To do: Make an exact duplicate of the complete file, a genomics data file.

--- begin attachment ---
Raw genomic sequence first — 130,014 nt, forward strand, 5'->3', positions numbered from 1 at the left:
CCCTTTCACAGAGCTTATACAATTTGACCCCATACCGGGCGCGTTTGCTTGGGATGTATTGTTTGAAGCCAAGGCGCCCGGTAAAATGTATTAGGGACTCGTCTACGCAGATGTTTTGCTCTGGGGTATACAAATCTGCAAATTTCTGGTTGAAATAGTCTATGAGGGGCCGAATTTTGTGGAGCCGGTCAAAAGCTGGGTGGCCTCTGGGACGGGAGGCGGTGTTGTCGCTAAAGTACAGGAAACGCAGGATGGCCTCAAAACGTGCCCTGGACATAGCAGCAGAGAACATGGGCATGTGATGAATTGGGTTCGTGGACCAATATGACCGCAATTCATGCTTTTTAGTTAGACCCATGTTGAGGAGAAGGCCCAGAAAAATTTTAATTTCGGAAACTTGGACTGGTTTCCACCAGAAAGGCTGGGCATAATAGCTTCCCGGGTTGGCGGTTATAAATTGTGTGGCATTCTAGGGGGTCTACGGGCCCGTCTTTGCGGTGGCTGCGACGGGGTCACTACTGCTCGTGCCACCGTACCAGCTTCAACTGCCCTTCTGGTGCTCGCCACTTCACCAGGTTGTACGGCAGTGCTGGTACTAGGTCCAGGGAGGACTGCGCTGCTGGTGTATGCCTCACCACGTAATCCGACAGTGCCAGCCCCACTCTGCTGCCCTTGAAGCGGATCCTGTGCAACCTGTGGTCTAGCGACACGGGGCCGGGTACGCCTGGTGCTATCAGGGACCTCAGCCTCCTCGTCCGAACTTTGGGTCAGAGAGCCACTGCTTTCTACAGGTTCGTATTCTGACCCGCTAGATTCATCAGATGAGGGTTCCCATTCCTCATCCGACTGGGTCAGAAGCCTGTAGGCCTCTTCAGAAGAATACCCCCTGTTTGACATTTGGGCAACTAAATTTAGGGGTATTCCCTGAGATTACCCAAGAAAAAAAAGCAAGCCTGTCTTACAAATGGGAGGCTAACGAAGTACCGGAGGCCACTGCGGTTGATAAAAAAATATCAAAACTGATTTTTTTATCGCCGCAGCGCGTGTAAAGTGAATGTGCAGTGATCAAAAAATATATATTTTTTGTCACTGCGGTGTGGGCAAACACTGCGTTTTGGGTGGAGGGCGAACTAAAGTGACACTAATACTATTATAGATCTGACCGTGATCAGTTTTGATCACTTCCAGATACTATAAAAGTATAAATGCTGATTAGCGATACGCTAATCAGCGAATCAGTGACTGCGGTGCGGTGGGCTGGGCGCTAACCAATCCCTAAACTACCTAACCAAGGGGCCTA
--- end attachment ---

Raw genomic sequence first — 130,014 nt, forward strand, 5'->3', positions numbered from 1 at the left:
CCCTTTCACAGAGCTTATACAATTTGACCCCATACCGGGCGCGTTTGCTTGGGATGTATTGTTTGAAGCCAAGGCGCCCGGTAAAATGTATTAGGGACTCGTCTACGCAGATGTTTTGCTCTGGGGTATACAAATCTGCAAATTTCTGGTTGAAATAGTCTATGAGGGGCCGAATTTTGTGGAGCCGGTCAAAAGCTGGGTGGCCTCTGGGACGGGAGGCGGTGTTGTCGCTAAAGTACAGGAAACGCAGGATGGCCTCAAAACGTGCCCTGGACATAGCAGCAGAGAACATGGGCATGTGATGAATTGGGTTCGTGGACCAATATGACCGCAATTCATGCTTTTTAGTTAGACCCATGTTGAGGAGAAGGCCCAGAAAAATTTTAATTTCGGAAACTTGGACTGGTTTCCACCAGAAAGGCTGGGCATAATAGCTTCCCGGGTTGGCGGTTATAAATTGTGTGGCATTCTAGGGGGTCTACGGGCCCGTCTTTGCGGTGGCTGCGACGGGGTCACTACTGCTCGTGCCACCGTACCAGCTTCAACTGCCCTTCTGGTGCTCGCCACTTCACCAGGTTGTACGGCAGTGCTGGTACTAGGTCCAGGGAGGACTGCGCTGCTGGTGTATGCCTCACCACGTAATCCGACAGTGCCAGCCCCACTCTGCTGCCCTTGAAGCGGATCCTGTGCAACCTGTGGTCTAGCGACACGGGGCCGGGTACGCCTGGTGCTATCAGGGACCTCAGCCTCCTCGTCCGAACTTTGGGTCAGAGAGCCACTGCTTTCTACAGGTTCGTATTCTGACCCGCTAGATTCATCAGATGAGGGTTCCCATTCCTCATCCGACTGGGTCAGAAGCCTGTAGGCCTCTTCAGAAGAATACCCCCTGTTTGACATTTGGGCAACTAAATTTAGGGGTATTCCCTGAGATTACCCAAGAAAAAAAAGCAAGCCTGTCTTACAAATGGGAGGCTAACGAAGTACCGGAGGCCACTGCGGTTGATAAAAAAATATCAAAACTGATTTTTTTATCGCCGCAGCGCGTGTAAAGTGAATGTGCAGTGATCAAAAAATATATATTTTTTGTCACTGCGGTGTGGGCAAACACTGCGTTTTGGGTGGAGGGCGAACTAAAGTGACACTAATACTATTATAGATCTGACCGTGATCAGTTTTGATCACTTCCAGATACTATAAAAGTATAAATGCTGATTAGCGATACGCTAATCAGCGAATCAGTGACTGCGGTGCGGTGGGCTGGGCGCTAACCAATCCCTAAACTACCTAACCAAGGGGCCTA